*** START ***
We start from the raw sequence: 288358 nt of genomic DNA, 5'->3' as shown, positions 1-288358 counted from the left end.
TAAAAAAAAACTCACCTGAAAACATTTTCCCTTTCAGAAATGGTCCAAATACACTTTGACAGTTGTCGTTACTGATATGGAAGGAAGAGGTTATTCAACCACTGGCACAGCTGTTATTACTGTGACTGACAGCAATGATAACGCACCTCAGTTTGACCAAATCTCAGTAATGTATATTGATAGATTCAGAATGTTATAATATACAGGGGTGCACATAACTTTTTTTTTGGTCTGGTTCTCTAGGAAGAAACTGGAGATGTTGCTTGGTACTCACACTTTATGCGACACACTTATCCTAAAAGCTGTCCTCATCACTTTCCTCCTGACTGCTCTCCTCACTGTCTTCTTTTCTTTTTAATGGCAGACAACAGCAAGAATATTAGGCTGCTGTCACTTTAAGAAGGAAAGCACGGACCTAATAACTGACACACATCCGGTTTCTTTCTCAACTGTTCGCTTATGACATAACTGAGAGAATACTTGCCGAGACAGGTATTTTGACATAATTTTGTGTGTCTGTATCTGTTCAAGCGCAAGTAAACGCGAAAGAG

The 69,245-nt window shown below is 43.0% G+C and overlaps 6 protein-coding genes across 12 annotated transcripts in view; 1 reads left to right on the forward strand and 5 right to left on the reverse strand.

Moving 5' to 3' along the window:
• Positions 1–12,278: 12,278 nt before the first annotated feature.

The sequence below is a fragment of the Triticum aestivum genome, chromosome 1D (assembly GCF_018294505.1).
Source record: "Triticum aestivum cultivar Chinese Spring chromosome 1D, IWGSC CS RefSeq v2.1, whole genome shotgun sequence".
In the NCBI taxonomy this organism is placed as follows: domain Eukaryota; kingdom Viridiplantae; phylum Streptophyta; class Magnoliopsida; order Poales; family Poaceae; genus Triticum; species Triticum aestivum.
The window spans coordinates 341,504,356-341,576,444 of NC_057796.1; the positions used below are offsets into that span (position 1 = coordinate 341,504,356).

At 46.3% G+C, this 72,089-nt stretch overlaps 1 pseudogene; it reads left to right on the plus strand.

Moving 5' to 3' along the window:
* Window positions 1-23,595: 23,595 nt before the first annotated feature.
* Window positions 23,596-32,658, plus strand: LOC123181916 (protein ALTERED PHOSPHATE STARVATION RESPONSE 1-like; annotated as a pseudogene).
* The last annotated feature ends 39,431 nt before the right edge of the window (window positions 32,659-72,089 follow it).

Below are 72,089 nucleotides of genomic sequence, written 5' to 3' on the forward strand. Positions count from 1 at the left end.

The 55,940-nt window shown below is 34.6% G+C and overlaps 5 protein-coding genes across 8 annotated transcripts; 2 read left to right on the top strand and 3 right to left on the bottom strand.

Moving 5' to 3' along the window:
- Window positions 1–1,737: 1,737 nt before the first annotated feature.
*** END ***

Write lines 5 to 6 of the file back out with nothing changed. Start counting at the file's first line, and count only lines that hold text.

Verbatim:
• Positions 1–12,278: 12,278 nt before the first annotated feature.

The sequence below is a fragment of the Triticum aestivum genome, chromosome 1D (assembly GCF_018294505.1).